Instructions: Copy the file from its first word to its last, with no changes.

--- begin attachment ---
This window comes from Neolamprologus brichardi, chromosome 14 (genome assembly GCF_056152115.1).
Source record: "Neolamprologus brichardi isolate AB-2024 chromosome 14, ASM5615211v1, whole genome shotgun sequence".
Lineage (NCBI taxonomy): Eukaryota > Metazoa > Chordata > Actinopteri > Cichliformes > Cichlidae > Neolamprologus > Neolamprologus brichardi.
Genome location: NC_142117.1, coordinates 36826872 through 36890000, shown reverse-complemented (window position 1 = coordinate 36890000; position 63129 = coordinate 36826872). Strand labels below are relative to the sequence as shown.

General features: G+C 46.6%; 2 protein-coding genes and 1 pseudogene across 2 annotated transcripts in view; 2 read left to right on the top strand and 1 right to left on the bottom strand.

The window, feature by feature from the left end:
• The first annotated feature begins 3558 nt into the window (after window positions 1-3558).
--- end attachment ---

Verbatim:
This window comes from Neolamprologus brichardi, chromosome 14 (genome assembly GCF_056152115.1).
Source record: "Neolamprologus brichardi isolate AB-2024 chromosome 14, ASM5615211v1, whole genome shotgun sequence".
Lineage (NCBI taxonomy): Eukaryota > Metazoa > Chordata > Actinopteri > Cichliformes > Cichlidae > Neolamprologus > Neolamprologus brichardi.
Genome location: NC_142117.1, coordinates 36826872 through 36890000, shown reverse-complemented (window position 1 = coordinate 36890000; position 63129 = coordinate 36826872). Strand labels below are relative to the sequence as shown.

General features: G+C 46.6%; 2 protein-coding genes and 1 pseudogene across 2 annotated transcripts in view; 2 read left to right on the top strand and 1 right to left on the bottom strand.

The window, feature by feature from the left end:
• The first annotated feature begins 3558 nt into the window (after window positions 1-3558).